I have not written about Orlando.
I have not written about Orlando because I am still pondering, processing. And in a world where the urgent gets buried in the trivial and news becomes old before there’s even time to read it, processing can be hard to prioritize.
I have not written about Orlando because Orlando happened Sunday, and Sunday I was drinking Negronis and eating tacos and catching dragonflies and talking to neighbors while hundreds of parents, co-workers, best friends and roommates were hopelessly weeping for the lives of their brothers and sisters.
I am not sure how to respond, but in light of what I’ve seen (and not seen) from the rest of my world, this is what I feel I should share.
Three years ago I moved from Kansas City, Kansas (by way of Lincoln, Nebraska) to Oakland, California; from a small community just north of the Bible belt to a great big state that was founded by misfits and dreamers. My first roommate was a poet. He was brilliant and thoughtful, gracious, generous and a little absent-minded. Whenever we hosted parties (which was often, but not as often as we meant to) he’d be sure to stock the bar. When we woke around the same time in the morning, he’d automatically put on the kettle. He liked to walk around Lake Merritt (only going clockwise) and spent a lot of time in bars writing sonnets that could reconfigure the human spirit. He bought me drinks when I was sad and made me coffee when I was fatigued. My first birthday in California, we threw a brunch in our apartment and he invited all of his friends because I didn’t have any of my own.
He was a good roommate and an even better friend. He was pivotal to my transition to California. And he was and is gay.
This is not strange or even unexpected here in Oakland, here in California. Here in 2016 within an expressive artistic community. But it was unexpected for me, and unprecedented among the places I came from.
Gay was not something that was condoned in the church I grew up in. Within that doctrine homosexuality is seen as sinful and wrong. It is an affront to Biblical principles that were a primary part of my upbringing. This is not really a problem when you are surrounded by like-minded people in a relatively homogenous community. What you believe about an “other” or an “outsider” makes little difference for as long as they stay outside.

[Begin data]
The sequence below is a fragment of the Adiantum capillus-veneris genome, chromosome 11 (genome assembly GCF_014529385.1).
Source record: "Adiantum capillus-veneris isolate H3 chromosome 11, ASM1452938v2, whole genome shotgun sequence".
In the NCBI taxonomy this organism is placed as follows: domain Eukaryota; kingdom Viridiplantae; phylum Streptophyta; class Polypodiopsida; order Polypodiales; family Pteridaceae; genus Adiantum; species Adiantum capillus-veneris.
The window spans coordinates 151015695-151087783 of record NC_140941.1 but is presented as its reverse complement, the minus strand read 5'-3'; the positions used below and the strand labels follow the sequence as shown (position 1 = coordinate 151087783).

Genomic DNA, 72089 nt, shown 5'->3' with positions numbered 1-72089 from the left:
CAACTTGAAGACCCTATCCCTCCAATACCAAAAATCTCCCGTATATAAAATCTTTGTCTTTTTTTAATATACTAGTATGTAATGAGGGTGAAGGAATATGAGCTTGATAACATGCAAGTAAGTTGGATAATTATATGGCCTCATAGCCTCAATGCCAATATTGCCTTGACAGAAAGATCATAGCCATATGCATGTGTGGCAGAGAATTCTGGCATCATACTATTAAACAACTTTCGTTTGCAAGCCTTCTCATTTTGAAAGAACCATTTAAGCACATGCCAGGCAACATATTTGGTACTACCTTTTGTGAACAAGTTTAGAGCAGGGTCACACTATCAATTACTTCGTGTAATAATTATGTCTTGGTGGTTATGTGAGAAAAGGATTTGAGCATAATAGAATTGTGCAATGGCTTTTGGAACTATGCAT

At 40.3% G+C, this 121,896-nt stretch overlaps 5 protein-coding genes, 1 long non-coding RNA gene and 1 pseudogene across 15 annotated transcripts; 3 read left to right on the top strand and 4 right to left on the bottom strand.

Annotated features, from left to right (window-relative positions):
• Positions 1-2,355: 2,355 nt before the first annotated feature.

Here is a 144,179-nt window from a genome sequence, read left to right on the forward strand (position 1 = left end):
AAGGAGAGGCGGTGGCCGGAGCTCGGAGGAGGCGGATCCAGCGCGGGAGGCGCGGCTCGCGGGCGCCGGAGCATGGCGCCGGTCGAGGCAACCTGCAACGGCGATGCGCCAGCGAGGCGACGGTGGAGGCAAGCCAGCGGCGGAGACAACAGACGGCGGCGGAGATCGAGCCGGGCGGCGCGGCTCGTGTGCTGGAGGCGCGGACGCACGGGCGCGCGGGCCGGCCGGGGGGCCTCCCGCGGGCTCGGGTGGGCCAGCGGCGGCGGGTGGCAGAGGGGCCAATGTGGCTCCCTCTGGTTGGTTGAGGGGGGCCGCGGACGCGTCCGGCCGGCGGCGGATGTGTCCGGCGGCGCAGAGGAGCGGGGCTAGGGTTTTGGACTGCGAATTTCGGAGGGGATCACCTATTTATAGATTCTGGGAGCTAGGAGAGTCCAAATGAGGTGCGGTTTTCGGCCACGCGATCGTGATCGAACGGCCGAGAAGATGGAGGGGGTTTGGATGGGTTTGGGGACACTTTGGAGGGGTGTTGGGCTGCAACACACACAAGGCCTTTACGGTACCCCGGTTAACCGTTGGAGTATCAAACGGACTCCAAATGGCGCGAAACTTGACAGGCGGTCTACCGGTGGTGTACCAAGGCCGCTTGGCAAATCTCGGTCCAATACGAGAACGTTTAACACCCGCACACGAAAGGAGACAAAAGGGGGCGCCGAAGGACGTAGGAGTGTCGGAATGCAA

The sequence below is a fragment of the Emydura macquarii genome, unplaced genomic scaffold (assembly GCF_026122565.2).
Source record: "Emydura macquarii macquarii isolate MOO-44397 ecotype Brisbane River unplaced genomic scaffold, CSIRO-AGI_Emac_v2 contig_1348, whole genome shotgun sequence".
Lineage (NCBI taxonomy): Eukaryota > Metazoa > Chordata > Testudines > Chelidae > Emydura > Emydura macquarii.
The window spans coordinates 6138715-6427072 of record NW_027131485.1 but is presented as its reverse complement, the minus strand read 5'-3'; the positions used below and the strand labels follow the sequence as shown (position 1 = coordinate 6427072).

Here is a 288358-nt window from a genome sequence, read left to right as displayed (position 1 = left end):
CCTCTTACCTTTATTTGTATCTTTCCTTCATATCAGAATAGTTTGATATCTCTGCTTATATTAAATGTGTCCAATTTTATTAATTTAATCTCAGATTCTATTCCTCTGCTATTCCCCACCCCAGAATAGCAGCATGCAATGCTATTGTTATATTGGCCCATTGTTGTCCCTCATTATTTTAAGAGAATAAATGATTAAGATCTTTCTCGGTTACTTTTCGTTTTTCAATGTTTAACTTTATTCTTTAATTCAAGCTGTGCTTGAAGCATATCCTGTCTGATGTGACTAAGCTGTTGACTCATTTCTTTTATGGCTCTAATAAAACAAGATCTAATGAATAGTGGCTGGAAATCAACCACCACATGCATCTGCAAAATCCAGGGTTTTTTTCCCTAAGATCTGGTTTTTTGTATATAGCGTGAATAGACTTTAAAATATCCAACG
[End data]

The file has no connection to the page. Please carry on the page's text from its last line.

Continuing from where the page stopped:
I was mid-way into my 20s when my first friend came out as gay, and though I had since gone to college and traveled and developed my own opinions, I didn’t know how to respond. In part because it’s a sensitive subject, our sexuality being so key to our sense of identity, and in part because I didn’t know how. Because what I believed about rightness and divine intention was at odds with what I believed about love and judgement.
During my first two years in Oakland, I made frequent visits to see my devoutly Lutheran godparents (who are really, truly wonderful people). I had many discussions about California and Christianity, about the church I am currently attending and the views it may or may not hold when it comes to the morality of San Francisco. There were disagreements about politics, demonstrations and “the homosexual agenda,” as my godfather put it. I expressed my perspectives. I shared my opinions. But I never once mentioned that my roommate was gay. I can’t really articulate why.
I believe that gay people (or any “people” who are set apart by gender, race, religion or other political distinction) are first and foremost people, which can be a surprisingly hard basis to establish.
I’m not sure why this is the case.
I’m not sure why anyone is labeled as anything before they are labeled as “human,” a distinction that itself carries so much weight it bears grappling with before any secondary or tertiary label is considered. Being human is no small thing. A human life is no mere number. As C. S. Lewis so aptly notes,
There are no ordinary people. You have never talked to a mere mortal…It is immortals whom we joke with, work with, marry, snub and exploit – immortal horrors or everlasting splendors. This does not mean that we are to be perpetually solemn. We must play. But our merriment must be of that kind (and it is, in fact, the merriest kind) which exists between people who have, from the outset, taken each other seriously – no flippancy, no superiority, no presumption.” (The Weight of Glory)
Five days since Orlando, what I am left with is this: that in the wee hours of Sunday morning some 50 immortal beings were prematurely thrust from the present into eternity; and while I believe in an eternity in which all things are made right, a brutal death is not something I would choose for my brothers or sisters in this world. Nor for their families or friends or anyone who chanced to connect with the reflection of Divinity within them.
This is what it means to be human—to recognize that each and every one of us is of infinite and equal value. This is not always how we see one another and it is certainly not how we treat one another, but it is nonetheless true. The woman who signs your paycheck and the man who begs for your change: equal value. The senator elected to office and the girl taking ballots at the poling station: equal value. The dude who cuts you off on the freeway and the kids running circles in the park: equal value.
Can we please learn this?
Can we please remember this?
Can we respond to the people around us, remembering that each of them is human?
The most direct path to wholeness does not begin with an argument, but an agreement.